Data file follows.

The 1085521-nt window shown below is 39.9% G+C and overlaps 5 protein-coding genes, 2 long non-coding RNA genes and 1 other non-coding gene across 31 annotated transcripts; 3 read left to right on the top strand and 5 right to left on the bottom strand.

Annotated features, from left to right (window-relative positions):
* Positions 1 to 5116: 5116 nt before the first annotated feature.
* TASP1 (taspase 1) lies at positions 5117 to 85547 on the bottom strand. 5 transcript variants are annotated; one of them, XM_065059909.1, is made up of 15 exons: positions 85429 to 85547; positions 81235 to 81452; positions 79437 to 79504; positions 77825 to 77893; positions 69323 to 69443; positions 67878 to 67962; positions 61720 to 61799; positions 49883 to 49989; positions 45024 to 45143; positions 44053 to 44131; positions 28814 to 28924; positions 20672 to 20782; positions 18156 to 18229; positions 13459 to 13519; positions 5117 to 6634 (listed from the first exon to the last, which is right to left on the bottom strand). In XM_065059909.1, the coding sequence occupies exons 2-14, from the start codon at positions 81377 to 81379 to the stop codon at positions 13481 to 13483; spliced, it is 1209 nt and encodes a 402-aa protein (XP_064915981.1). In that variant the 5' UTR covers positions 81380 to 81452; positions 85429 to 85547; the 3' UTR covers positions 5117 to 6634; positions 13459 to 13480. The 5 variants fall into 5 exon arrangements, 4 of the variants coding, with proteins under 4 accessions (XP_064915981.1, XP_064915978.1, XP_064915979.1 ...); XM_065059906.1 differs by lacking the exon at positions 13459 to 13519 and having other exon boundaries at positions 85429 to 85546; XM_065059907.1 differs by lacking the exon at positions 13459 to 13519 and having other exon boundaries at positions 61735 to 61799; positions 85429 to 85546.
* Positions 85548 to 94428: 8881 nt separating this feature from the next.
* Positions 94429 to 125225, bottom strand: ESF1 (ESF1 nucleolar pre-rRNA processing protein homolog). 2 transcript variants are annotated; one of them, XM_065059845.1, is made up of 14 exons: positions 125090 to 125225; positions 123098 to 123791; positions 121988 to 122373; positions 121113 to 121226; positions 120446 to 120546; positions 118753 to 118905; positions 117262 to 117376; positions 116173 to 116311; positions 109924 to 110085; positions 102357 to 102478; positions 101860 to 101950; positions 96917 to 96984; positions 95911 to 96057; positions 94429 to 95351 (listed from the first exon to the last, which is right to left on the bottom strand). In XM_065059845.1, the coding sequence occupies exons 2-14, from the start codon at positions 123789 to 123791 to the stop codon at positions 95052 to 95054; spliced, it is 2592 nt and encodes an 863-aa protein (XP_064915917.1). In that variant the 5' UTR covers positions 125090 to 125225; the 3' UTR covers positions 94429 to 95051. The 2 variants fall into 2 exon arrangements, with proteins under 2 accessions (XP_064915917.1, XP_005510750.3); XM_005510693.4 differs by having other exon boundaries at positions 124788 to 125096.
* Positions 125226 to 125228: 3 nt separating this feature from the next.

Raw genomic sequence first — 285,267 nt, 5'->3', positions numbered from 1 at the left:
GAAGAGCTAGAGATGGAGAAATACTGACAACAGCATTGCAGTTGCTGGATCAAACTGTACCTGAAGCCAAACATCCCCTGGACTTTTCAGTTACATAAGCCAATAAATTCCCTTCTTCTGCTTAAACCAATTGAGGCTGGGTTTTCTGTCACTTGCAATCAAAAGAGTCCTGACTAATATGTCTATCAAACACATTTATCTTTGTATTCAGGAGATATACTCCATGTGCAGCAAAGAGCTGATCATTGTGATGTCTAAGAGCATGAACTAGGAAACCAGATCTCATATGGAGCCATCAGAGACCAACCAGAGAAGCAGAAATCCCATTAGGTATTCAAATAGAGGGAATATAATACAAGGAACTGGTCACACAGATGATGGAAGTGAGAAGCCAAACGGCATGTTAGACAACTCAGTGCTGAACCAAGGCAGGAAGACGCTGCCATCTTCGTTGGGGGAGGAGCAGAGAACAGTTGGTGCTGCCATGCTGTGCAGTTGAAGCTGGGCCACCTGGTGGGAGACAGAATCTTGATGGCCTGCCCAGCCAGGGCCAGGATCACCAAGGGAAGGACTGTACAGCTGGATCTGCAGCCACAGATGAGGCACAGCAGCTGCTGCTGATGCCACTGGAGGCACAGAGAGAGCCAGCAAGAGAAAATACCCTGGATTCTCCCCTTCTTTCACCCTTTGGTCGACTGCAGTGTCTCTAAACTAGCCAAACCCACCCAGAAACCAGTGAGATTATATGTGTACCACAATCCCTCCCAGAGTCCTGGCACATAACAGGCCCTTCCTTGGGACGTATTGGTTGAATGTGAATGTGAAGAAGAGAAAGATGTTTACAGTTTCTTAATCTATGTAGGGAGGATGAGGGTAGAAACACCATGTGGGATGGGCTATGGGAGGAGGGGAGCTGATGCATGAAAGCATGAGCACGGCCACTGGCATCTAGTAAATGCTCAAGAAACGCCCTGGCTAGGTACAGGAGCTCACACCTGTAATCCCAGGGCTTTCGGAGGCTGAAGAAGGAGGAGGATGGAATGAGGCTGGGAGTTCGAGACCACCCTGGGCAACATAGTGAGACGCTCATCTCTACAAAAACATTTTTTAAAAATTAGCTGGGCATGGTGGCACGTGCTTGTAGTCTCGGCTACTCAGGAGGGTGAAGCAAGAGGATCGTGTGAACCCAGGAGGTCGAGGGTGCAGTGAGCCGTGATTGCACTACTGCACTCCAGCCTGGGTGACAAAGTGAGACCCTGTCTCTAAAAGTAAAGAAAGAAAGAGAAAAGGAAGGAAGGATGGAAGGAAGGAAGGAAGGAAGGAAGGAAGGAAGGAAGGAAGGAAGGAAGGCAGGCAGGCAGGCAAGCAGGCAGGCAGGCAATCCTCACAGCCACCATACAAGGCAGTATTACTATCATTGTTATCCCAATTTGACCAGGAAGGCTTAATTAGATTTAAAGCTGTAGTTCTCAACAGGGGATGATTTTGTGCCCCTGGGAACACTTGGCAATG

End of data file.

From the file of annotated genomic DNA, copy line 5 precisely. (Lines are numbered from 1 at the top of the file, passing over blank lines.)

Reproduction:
* Positions 85548 to 94428: 8881 nt separating this feature from the next.